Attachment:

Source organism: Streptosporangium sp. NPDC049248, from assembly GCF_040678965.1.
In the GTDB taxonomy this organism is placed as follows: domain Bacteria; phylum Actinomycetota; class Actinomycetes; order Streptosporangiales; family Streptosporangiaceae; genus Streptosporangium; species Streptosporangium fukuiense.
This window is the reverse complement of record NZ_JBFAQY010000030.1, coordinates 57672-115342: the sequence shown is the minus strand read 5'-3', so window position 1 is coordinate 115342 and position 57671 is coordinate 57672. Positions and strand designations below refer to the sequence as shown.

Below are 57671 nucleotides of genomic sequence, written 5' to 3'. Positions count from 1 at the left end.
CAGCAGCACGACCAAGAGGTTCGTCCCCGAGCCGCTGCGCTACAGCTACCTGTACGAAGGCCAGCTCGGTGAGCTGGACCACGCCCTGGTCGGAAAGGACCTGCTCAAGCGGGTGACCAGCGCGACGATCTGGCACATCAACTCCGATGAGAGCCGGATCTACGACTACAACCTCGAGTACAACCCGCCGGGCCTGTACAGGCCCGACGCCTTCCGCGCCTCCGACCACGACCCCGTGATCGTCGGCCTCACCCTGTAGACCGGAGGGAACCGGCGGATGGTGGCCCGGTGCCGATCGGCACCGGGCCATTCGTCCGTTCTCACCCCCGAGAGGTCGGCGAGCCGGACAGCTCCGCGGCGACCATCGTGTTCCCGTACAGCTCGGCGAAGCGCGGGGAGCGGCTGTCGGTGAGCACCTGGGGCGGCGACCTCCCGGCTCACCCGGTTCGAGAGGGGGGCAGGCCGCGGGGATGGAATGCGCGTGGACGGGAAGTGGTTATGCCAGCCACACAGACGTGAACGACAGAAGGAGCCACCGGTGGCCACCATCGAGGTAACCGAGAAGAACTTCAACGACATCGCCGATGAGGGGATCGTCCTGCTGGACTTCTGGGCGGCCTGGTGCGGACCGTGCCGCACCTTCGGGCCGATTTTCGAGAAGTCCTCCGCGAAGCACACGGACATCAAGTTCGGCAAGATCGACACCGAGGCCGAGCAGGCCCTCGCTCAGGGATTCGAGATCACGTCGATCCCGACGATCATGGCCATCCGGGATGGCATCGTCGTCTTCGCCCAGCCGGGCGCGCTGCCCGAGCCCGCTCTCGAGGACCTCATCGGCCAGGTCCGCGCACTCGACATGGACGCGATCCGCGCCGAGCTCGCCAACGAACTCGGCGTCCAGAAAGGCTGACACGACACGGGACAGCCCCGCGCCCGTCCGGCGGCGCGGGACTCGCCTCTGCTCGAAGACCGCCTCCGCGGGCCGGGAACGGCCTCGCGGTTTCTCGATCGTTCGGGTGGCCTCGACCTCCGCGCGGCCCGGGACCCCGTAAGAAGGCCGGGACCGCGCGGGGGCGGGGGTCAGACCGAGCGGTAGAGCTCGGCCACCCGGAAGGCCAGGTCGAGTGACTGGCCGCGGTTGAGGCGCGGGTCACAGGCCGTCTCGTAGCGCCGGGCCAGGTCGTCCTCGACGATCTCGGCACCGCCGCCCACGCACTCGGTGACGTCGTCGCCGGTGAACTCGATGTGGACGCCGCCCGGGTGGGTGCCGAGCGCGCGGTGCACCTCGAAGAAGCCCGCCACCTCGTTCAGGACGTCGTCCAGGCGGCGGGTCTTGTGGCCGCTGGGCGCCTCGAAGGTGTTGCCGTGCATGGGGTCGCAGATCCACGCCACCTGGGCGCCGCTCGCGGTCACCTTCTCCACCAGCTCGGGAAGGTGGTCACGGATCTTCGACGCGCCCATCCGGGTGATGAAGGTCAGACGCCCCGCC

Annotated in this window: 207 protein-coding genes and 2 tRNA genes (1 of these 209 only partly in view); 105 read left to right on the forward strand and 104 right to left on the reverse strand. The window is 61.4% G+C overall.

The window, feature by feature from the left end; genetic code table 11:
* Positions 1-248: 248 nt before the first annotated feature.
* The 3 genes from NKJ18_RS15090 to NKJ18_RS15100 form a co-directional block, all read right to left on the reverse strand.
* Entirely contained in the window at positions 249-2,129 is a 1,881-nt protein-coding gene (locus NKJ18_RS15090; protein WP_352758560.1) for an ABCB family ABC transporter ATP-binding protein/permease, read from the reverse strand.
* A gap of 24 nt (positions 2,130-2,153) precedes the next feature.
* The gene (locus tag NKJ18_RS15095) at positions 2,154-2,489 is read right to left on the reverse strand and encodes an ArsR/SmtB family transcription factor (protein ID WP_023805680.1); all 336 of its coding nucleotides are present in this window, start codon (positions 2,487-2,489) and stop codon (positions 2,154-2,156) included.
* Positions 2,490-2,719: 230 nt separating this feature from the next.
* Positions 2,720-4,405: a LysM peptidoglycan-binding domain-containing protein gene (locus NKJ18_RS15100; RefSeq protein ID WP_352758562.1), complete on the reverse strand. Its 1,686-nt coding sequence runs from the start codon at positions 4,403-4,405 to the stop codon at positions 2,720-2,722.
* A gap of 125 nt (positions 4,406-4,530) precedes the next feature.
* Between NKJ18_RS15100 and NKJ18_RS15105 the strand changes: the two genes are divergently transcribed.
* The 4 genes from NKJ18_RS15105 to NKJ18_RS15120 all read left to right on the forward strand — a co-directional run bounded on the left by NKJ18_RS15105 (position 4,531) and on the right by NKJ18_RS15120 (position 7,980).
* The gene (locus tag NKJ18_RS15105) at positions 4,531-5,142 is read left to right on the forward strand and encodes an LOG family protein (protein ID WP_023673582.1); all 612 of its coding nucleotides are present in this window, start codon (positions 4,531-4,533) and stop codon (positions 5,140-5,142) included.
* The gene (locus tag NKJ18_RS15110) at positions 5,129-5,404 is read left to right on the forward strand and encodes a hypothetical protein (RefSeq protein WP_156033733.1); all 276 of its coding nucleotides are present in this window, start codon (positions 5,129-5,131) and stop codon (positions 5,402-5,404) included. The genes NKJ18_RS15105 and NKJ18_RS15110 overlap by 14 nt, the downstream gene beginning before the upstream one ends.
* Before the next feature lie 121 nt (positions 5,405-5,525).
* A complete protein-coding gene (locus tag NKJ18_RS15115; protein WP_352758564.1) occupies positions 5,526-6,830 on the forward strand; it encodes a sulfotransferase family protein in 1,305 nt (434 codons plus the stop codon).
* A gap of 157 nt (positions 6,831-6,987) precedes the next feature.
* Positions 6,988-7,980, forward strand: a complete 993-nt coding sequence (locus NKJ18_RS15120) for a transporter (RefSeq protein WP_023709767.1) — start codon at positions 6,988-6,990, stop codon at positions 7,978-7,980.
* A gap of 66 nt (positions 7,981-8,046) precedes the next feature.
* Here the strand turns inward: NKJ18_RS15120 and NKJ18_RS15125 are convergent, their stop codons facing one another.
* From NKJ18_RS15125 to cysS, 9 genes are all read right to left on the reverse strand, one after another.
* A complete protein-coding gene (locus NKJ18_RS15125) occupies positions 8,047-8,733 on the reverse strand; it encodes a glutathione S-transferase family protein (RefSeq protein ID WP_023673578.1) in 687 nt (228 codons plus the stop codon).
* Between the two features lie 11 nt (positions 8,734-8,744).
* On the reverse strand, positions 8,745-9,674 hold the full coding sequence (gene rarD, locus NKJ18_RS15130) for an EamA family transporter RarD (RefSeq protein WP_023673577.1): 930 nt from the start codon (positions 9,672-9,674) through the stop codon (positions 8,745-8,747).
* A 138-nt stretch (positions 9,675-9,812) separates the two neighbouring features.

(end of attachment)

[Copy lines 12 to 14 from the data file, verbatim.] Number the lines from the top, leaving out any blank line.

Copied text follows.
* The gene (locus tag NKJ18_RS15095) at positions 2,154-2,489 is read right to left on the reverse strand and encodes an ArsR/SmtB family transcription factor (protein ID WP_023805680.1); all 336 of its coding nucleotides are present in this window, start codon (positions 2,487-2,489) and stop codon (positions 2,154-2,156) included.
* Positions 2,490-2,719: 230 nt separating this feature from the next.
* Positions 2,720-4,405: a LysM peptidoglycan-binding domain-containing protein gene (locus NKJ18_RS15100; RefSeq protein ID WP_352758562.1), complete on the reverse strand. Its 1,686-nt coding sequence runs from the start codon at positions 4,403-4,405 to the stop codon at positions 2,720-2,722.